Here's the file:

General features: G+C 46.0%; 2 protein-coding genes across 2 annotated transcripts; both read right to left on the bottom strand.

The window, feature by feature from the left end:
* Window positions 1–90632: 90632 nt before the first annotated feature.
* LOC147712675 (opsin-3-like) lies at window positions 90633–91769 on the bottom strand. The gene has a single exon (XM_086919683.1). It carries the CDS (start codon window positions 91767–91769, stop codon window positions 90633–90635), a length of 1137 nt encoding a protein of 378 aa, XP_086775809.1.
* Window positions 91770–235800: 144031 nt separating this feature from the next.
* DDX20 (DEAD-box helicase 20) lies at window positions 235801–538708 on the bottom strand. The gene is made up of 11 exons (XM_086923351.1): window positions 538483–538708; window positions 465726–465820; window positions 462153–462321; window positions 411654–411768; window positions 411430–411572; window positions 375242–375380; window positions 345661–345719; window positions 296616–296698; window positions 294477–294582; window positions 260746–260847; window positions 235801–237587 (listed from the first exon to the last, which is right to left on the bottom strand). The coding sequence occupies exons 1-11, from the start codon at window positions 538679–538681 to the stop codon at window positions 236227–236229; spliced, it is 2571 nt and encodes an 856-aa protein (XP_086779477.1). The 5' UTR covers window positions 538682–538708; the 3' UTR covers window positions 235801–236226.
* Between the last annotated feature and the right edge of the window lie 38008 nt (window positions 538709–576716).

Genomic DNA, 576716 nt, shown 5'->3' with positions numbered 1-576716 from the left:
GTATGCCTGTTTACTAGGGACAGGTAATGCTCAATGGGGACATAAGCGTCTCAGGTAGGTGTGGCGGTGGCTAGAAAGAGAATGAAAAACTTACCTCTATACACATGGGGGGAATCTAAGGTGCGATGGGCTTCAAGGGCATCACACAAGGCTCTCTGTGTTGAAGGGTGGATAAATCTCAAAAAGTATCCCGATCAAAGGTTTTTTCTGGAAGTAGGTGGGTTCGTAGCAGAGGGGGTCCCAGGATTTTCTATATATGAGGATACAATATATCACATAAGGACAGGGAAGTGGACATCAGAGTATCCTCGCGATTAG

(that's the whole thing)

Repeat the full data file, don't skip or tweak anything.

General features: G+C 46.0%; 2 protein-coding genes across 2 annotated transcripts; both read right to left on the bottom strand.

The window, feature by feature from the left end:
* Window positions 1–90632: 90632 nt before the first annotated feature.
* LOC147712675 (opsin-3-like) lies at window positions 90633–91769 on the bottom strand. The gene has a single exon (XM_086919683.1). It carries the CDS (start codon window positions 91767–91769, stop codon window positions 90633–90635), a length of 1137 nt encoding a protein of 378 aa, XP_086775809.1.
* Window positions 91770–235800: 144031 nt separating this feature from the next.
* DDX20 (DEAD-box helicase 20) lies at window positions 235801–538708 on the bottom strand. The gene is made up of 11 exons (XM_086923351.1): window positions 538483–538708; window positions 465726–465820; window positions 462153–462321; window positions 411654–411768; window positions 411430–411572; window positions 375242–375380; window positions 345661–345719; window positions 296616–296698; window positions 294477–294582; window positions 260746–260847; window positions 235801–237587 (listed from the first exon to the last, which is right to left on the bottom strand). The coding sequence occupies exons 1-11, from the start codon at window positions 538679–538681 to the stop codon at window positions 236227–236229; spliced, it is 2571 nt and encodes an 856-aa protein (XP_086779477.1). The 5' UTR covers window positions 538682–538708; the 3' UTR covers window positions 235801–236226.
* Between the last annotated feature and the right edge of the window lie 38008 nt (window positions 538709–576716).

Genomic DNA, 576716 nt, shown 5'->3' with positions numbered 1-576716 from the left:
GTATGCCTGTTTACTAGGGACAGGTAATGCTCAATGGGGACATAAGCGTCTCAGGTAGGTGTGGCGGTGGCTAGAAAGAGAATGAAAAACTTACCTCTATACACATGGGGGGAATCTAAGGTGCGATGGGCTTCAAGGGCATCACACAAGGCTCTCTGTGTTGAAGGGTGGATAAATCTCAAAAAGTATCCCGATCAAAGGTTTTTTCTGGAAGTAGGTGGGTTCGTAGCAGAGGGGGTCCCAGGATTTTCTATATATGAGGATACAATATATCACATAAGGACAGGGAAGTGGACATCAGAGTATCCTCGCGATTAG